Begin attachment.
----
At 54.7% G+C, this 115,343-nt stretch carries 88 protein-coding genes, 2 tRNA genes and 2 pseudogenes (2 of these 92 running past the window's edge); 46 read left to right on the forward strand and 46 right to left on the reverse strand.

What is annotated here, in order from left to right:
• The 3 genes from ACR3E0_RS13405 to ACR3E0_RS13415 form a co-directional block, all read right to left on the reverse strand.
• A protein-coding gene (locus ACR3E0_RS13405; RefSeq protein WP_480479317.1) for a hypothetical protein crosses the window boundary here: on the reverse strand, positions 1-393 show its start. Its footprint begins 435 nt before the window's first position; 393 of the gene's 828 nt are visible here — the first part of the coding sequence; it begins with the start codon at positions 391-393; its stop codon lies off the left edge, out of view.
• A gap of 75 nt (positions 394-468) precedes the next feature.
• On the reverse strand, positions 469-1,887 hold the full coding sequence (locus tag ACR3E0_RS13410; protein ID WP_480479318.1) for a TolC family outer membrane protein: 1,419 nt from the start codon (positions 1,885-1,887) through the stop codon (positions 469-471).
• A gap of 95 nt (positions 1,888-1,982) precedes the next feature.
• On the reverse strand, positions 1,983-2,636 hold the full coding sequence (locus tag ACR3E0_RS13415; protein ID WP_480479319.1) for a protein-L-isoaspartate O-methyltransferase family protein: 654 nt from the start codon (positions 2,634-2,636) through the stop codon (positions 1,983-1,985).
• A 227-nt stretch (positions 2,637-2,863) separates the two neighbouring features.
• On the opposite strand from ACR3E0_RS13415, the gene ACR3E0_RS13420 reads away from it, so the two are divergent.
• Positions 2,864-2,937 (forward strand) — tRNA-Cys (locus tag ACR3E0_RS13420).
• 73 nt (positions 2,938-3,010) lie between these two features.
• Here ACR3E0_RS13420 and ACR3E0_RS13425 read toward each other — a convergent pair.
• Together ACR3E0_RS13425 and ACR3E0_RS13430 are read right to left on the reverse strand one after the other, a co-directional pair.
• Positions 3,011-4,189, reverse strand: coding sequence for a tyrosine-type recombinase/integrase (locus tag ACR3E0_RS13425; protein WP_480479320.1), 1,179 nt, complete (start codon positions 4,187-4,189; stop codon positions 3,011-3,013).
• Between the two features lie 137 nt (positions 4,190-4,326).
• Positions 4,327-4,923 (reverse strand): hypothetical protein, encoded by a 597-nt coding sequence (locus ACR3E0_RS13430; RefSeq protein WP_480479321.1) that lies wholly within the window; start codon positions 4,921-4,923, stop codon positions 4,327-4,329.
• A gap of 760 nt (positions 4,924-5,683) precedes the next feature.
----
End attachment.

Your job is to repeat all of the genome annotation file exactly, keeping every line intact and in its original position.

At 54.7% G+C, this 115,343-nt stretch carries 88 protein-coding genes, 2 tRNA genes and 2 pseudogenes (2 of these 92 running past the window's edge); 46 read left to right on the forward strand and 46 right to left on the reverse strand.

What is annotated here, in order from left to right:
• The 3 genes from ACR3E0_RS13405 to ACR3E0_RS13415 form a co-directional block, all read right to left on the reverse strand.
• A protein-coding gene (locus ACR3E0_RS13405; RefSeq protein WP_480479317.1) for a hypothetical protein crosses the window boundary here: on the reverse strand, positions 1-393 show its start. Its footprint begins 435 nt before the window's first position; 393 of the gene's 828 nt are visible here — the first part of the coding sequence; it begins with the start codon at positions 391-393; its stop codon lies off the left edge, out of view.
• A gap of 75 nt (positions 394-468) precedes the next feature.
• On the reverse strand, positions 469-1,887 hold the full coding sequence (locus tag ACR3E0_RS13410; protein ID WP_480479318.1) for a TolC family outer membrane protein: 1,419 nt from the start codon (positions 1,885-1,887) through the stop codon (positions 469-471).
• A gap of 95 nt (positions 1,888-1,982) precedes the next feature.
• On the reverse strand, positions 1,983-2,636 hold the full coding sequence (locus tag ACR3E0_RS13415; protein ID WP_480479319.1) for a protein-L-isoaspartate O-methyltransferase family protein: 654 nt from the start codon (positions 2,634-2,636) through the stop codon (positions 1,983-1,985).
• A 227-nt stretch (positions 2,637-2,863) separates the two neighbouring features.
• On the opposite strand from ACR3E0_RS13415, the gene ACR3E0_RS13420 reads away from it, so the two are divergent.
• Positions 2,864-2,937 (forward strand) — tRNA-Cys (locus tag ACR3E0_RS13420).
• 73 nt (positions 2,938-3,010) lie between these two features.
• Here ACR3E0_RS13420 and ACR3E0_RS13425 read toward each other — a convergent pair.
• Together ACR3E0_RS13425 and ACR3E0_RS13430 are read right to left on the reverse strand one after the other, a co-directional pair.
• Positions 3,011-4,189, reverse strand: coding sequence for a tyrosine-type recombinase/integrase (locus tag ACR3E0_RS13425; protein WP_480479320.1), 1,179 nt, complete (start codon positions 4,187-4,189; stop codon positions 3,011-3,013).
• Between the two features lie 137 nt (positions 4,190-4,326).
• Positions 4,327-4,923 (reverse strand): hypothetical protein, encoded by a 597-nt coding sequence (locus ACR3E0_RS13430; RefSeq protein WP_480479321.1) that lies wholly within the window; start codon positions 4,921-4,923, stop codon positions 4,327-4,329.
• A gap of 760 nt (positions 4,924-5,683) precedes the next feature.